Why Not Fight Human-Trafficking in the US?

This question encourages me because it acknowledges that trafficking is indeed a (huge, BTW) problem in the US.  It also reveals a false dichotomy (either/or thinking where both/and is possible).  But since it has come up, I would like to explain with 3 answers:

The Simple Answer

I feel “called” to the country of Thailand in general, and the city of Chiang Mai in particular.  That answer may sound arrogant, ridiculous, or perfectly reasonable, depending on your perspective.  But, it’s the simple truth.  I prayed, then I listened.  I had no previous connection to this city or country.  Yet this specific location revealed itself in bizarre and undeniable ways.

The Strategic Answer

I read recently that “the further we are away from a problem, the more simple the solution looks”.  This is certainly true of the incredibly complex problem of human-trafficking.  As tempting as it sounds to suggest “obvious” answers (free the victims, lock up the bad guys), these actions do not address the underlying issues of supply and demand, struggling economies, undocumented minors, poverty, crime, lack of education, and corruption at all levels of business, government, and law enforcement.  Add to these issues increasingly violent pornography, child pornography, and sexual crimes perpetrated by and against younger and younger children.  All of this, to say nothing of deep questions of the heart:  What of justice?  Mercy?  Love?  Hope?

There are no easy answers.  But there are strategies (individual, community, regional, and national) that can make a positive difference.  It begins with asking questions, observing, and searching for truth.  And this process can actually be easier (especially for a novice like me) in Thailand than in the US, for the simple reason that the problem is more “out in the open”.  Trafficking is extremely prevalent in America, but also extremely well-hidden.

I certainly hope that in the future I can use what I learn in Thailand to make an impact on the trafficking problem in the US- whether in awareness, prevention, rescue, prosecution, or restoration.

The Spiritual Answer

One of the most transforming experiences I’ve had in the last 3 years has been working with Syrian refugee families in my hometown in NC.  This is personal, not political.  I don’t know what the best immigration policy is.   But I don’t know how demonstrating compassion for the people who are here (as survivors of a horrific war) can make things worse.  Martin Luther King Jr. said, “Men often hate each other because they fear each other; they fear each other because they don’t know each other; they don’t know each   other because they do not communicate with each other; they do not communicate with each other because they are separated from each other.”

There is indescribable joy in getting face-to-face with someone who is different from me, and trying to connect as human beings.  It reminds us all that we bear the image of the same Creator.  And I can’t think of anyone who needs to be reminded of his/her worth as a child of God than a victim of sexual violence.  There is something powerful about delivering that message in person.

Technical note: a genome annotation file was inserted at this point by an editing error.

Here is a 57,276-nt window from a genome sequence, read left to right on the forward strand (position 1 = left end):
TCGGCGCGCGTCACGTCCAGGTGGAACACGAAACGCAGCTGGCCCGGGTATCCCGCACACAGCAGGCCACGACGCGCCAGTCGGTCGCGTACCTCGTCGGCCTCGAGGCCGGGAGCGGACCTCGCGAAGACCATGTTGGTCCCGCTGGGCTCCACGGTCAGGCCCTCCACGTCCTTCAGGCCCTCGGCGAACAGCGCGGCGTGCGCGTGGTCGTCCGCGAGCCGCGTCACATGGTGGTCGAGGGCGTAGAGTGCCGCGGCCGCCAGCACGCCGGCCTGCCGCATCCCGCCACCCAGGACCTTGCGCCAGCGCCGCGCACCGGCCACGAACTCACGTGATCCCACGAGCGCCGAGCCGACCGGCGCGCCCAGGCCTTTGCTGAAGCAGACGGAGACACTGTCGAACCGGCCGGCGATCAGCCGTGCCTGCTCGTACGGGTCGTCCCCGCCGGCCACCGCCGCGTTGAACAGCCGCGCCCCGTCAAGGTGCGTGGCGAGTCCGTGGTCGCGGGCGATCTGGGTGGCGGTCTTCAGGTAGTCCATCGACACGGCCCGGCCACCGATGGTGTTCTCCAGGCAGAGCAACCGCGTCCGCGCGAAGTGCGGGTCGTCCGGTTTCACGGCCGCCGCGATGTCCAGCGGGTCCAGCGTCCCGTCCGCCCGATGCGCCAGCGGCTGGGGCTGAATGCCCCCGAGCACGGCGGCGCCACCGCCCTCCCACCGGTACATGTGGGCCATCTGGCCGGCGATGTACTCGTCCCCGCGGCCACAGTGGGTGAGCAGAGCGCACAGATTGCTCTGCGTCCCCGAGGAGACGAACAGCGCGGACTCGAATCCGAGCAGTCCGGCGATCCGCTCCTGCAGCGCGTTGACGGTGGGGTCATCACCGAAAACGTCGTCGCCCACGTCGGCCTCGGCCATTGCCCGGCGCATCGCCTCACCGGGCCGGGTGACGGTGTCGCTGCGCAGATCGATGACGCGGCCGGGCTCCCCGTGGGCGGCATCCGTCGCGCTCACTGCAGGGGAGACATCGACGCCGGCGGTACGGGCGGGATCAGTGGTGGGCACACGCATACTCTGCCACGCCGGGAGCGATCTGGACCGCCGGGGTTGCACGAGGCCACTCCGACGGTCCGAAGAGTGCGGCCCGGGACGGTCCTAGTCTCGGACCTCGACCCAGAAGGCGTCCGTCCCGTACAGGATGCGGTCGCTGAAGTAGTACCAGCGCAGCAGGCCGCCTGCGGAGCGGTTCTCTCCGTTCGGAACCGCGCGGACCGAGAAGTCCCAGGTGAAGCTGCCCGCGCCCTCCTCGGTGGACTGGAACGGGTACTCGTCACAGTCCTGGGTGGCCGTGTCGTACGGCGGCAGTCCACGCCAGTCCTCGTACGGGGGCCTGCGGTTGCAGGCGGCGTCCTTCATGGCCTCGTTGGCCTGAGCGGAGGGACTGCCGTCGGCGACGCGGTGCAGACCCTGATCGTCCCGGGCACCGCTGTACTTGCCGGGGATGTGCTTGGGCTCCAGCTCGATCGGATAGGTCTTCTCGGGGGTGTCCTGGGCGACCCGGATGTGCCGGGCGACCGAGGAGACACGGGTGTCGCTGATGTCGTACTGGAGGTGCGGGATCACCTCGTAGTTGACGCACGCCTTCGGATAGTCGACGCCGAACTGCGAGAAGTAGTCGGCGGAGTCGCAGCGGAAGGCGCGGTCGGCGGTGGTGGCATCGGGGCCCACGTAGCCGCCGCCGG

5 thoughts on “Why Not Fight Human-Trafficking in the US?”

  1. I, for one, woukd love to hear the story of the “bizarre and undeniable way.”
    You inspire me to do “more!”

    1. Haha thanks, Darlene- I promise I did not see Jesus in my spaghetti:) But His “voice” did come through unrelated people- the woman sitting across from me at a group luncheon who just got back from a trip to Chiang Mai.. the new musician at church who lived and served and help start an anti-trafficking NGO in Chiang Mai.. the friend who wanted to introduce me to her friend- who has lived for years in Chiang Mai.. My cousin who wanted to tell me all about his love for a remote city he had discovered while living in Korea.. Let me guess. This was all in the span of a few short weeks. And none of these individuals had any idea that God was whispering “Chiang Mai, Thailand” in my spirit. Maybe I’m wrong- it won’t be the first time!- but this is one of those rare moments when I asked for direction, and actually listened for an answer, and it actually came:-)

  2. great answer. Plus, not everyone is willing to go. perhaps your experience will inspire those in the US to do the same right where they are. A phrase I heard long ago was “the light that shines furthest shines brightest at home”. As you bring the love of Jesus and are His hands and feet abroad it brings what is right around us here into greater light too. Excited for you Helen. More excited to consider the impact on so many because of your obedience.

    1. Thank you, Rhonda! You’re right- so many are motivated to do something to fight this problem at home. There are many local organizations doing wonderful work here in the US. One that comes to mind is Shared Hope International. For North Carolina friends, World Relief offers opportunities to battle human trafficking in our backyard. Thank you for your prayers and encouragement and EXAMPLE of joy in obedience.

  3. So glad you are listening to Gods leading! You are a special person that God has created for “such a time as this!” I’ve been reading Isaiah 50:4-end every day now for the last 3 months. There is so much God is saying in those verses. Please read them as you go on this mission with God and know that I am praying for you and love you my friend! ☀️

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